Plan B turned out to be a community-driven effort financed by the city that protected the integrity of the stadium and positioned it for coming competition and future success.

But Plan B didn’t just end with the renovation of the stadium. The Bowl still needed a third tenant to go along with UCLA and the Tournament of Roses and chose to bring music events to the stadium instead of negotiating with the NFL, which expressed interest in playing in the iconic stadium as a temporary tenant.

“Darryl Dunn, our General Manager and the staff have done a tremendous job of attracting, different types of events from the music industry to soccer and other types of events.”

But Gordo knows there is still competition. The new state of the art stadium that will house the Los Angeles Rams will open soon, and just about every venue big and small including Dodger Stadium now has plans for concerts, that could attract some of the big names that have appeared at the Rose Bowl, including mega stars like Beyoncé and the Rolling Stones.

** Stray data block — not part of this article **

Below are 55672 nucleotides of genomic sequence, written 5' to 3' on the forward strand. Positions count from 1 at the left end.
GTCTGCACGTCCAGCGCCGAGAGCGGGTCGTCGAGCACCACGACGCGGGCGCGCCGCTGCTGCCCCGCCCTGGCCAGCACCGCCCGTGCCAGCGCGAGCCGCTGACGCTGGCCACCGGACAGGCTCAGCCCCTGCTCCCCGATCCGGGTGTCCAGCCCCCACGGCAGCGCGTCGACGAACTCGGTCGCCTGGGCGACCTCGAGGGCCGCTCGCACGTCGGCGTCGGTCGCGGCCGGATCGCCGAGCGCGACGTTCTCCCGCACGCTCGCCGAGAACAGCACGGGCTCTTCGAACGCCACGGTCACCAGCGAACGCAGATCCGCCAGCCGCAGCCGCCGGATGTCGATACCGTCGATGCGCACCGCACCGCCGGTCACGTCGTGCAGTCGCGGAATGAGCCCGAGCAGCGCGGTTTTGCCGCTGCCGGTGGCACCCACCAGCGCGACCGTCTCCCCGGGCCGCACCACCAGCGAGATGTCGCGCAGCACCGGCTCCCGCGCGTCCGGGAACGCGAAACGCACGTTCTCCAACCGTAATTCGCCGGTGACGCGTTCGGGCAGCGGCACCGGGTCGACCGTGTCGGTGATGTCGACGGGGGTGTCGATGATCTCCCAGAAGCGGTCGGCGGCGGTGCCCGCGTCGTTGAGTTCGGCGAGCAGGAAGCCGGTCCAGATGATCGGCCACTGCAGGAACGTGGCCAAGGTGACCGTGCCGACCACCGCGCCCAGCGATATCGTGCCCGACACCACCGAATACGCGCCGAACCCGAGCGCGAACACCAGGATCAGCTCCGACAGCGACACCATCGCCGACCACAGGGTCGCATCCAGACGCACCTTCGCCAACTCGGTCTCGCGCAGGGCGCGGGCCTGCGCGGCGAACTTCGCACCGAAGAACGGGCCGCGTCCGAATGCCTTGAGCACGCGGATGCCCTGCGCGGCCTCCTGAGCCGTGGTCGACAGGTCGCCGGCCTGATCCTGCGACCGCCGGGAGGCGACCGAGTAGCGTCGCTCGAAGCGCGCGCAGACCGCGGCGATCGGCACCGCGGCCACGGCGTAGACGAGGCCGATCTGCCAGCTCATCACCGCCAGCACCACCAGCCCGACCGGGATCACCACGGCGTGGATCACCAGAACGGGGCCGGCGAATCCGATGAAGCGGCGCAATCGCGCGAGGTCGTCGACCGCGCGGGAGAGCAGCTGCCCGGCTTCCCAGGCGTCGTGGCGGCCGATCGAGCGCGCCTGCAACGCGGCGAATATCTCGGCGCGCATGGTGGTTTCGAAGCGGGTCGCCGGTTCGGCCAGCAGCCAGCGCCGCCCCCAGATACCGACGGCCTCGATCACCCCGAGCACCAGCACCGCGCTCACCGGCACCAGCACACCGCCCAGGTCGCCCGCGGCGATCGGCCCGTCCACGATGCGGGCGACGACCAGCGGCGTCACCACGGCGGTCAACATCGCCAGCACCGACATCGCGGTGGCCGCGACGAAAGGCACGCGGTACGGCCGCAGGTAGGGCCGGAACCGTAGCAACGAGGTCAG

“It’s difficult to predict year over year who will be touring, who will be interested in holding a concert at the stadium and how UCLA in the Rose Bowl game will perform,” Gordo said. “That’s one of the challenges of managing a municipal stadium. We’re not only at the mercy of a market, we’re at the mercy of various markets — football, music, entertainment.”

Still Gordo feels good about the stadium position.
“It’s been a tremendous honor, to serve on the board and serve as president as we sought to reposition the stadium, for competition and for its future. The Rose Bowl is almost a hundred years old and a big part of working to reposition the stadium is to launch its next hundred years. That’s very important, not just for past generations of Pasadenans, but for future generations of Pasadenans. It’s very important that the Rose Bowl remain a thriving economic engine and a big part of Pasadena and what we love about Pasadena.”